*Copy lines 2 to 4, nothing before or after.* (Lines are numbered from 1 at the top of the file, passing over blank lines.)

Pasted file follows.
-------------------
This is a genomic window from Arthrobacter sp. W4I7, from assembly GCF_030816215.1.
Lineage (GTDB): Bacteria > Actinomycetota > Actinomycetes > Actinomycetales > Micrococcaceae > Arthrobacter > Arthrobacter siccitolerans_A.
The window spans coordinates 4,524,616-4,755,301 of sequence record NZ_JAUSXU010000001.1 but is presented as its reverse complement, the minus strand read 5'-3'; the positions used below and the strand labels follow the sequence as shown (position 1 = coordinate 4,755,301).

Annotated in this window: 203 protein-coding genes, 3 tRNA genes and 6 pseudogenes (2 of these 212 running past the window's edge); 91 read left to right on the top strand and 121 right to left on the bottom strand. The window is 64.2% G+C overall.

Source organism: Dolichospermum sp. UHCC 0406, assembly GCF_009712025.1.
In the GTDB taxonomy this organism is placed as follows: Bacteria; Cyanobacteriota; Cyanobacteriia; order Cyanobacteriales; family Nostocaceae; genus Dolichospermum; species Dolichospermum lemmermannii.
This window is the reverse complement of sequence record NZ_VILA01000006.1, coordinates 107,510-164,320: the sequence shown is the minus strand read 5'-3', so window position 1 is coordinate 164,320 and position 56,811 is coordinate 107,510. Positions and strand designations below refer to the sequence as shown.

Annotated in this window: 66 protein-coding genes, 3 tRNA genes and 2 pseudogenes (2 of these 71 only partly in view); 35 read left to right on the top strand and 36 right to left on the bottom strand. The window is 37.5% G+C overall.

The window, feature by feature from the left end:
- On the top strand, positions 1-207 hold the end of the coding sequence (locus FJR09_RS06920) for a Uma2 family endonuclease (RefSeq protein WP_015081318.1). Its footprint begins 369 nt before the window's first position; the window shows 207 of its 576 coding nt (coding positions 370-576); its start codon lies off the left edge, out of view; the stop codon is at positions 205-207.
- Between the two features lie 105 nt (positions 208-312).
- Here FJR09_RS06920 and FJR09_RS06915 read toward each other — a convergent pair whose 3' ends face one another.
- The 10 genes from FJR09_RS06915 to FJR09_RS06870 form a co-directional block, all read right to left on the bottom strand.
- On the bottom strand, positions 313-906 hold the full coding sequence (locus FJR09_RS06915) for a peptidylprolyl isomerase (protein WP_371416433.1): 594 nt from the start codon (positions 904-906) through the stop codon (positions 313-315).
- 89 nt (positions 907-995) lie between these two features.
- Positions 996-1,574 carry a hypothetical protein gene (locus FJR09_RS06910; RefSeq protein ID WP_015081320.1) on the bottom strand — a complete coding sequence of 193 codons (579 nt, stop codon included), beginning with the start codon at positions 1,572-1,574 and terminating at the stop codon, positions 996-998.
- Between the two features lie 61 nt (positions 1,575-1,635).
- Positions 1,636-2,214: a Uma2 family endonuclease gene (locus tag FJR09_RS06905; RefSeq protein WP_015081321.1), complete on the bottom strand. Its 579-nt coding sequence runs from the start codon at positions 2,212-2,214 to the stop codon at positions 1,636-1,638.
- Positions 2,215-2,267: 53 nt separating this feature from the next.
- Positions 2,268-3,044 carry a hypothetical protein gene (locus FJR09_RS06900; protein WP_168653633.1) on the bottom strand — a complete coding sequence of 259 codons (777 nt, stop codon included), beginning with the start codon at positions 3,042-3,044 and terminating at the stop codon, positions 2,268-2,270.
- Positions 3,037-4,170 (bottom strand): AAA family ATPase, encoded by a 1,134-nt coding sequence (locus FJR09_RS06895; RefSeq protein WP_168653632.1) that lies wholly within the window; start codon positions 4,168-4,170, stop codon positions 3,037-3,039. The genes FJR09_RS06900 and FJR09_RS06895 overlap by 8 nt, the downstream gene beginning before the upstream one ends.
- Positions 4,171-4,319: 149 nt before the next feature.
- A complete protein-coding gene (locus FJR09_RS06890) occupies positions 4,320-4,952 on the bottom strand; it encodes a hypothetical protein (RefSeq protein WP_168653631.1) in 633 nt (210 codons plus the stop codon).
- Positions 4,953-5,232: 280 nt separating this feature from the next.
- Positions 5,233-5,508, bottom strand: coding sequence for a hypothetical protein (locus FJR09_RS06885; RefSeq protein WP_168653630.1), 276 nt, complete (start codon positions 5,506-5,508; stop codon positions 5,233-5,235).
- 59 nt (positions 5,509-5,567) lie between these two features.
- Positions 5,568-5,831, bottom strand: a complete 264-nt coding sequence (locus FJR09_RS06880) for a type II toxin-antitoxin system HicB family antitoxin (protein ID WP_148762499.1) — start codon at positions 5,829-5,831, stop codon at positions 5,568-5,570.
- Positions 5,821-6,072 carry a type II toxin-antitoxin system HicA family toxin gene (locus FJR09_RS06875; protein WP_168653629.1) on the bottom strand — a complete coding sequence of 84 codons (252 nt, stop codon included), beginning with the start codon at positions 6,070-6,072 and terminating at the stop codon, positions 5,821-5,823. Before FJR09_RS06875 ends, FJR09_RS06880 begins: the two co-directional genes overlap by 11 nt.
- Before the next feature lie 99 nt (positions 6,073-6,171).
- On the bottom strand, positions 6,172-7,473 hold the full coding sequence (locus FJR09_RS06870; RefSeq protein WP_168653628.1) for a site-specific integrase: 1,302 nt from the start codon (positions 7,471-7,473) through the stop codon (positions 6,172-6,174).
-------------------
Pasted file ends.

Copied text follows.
Lineage (GTDB): Bacteria > Actinomycetota > Actinomycetes > Actinomycetales > Micrococcaceae > Arthrobacter > Arthrobacter siccitolerans_A.
The window spans coordinates 4,524,616-4,755,301 of sequence record NZ_JAUSXU010000001.1 but is presented as its reverse complement, the minus strand read 5'-3'; the positions used below and the strand labels follow the sequence as shown (position 1 = coordinate 4,755,301).

Annotated in this window: 203 protein-coding genes, 3 tRNA genes and 6 pseudogenes (2 of these 212 running past the window's edge); 91 read left to right on the top strand and 121 right to left on the bottom strand. The window is 64.2% G+C overall.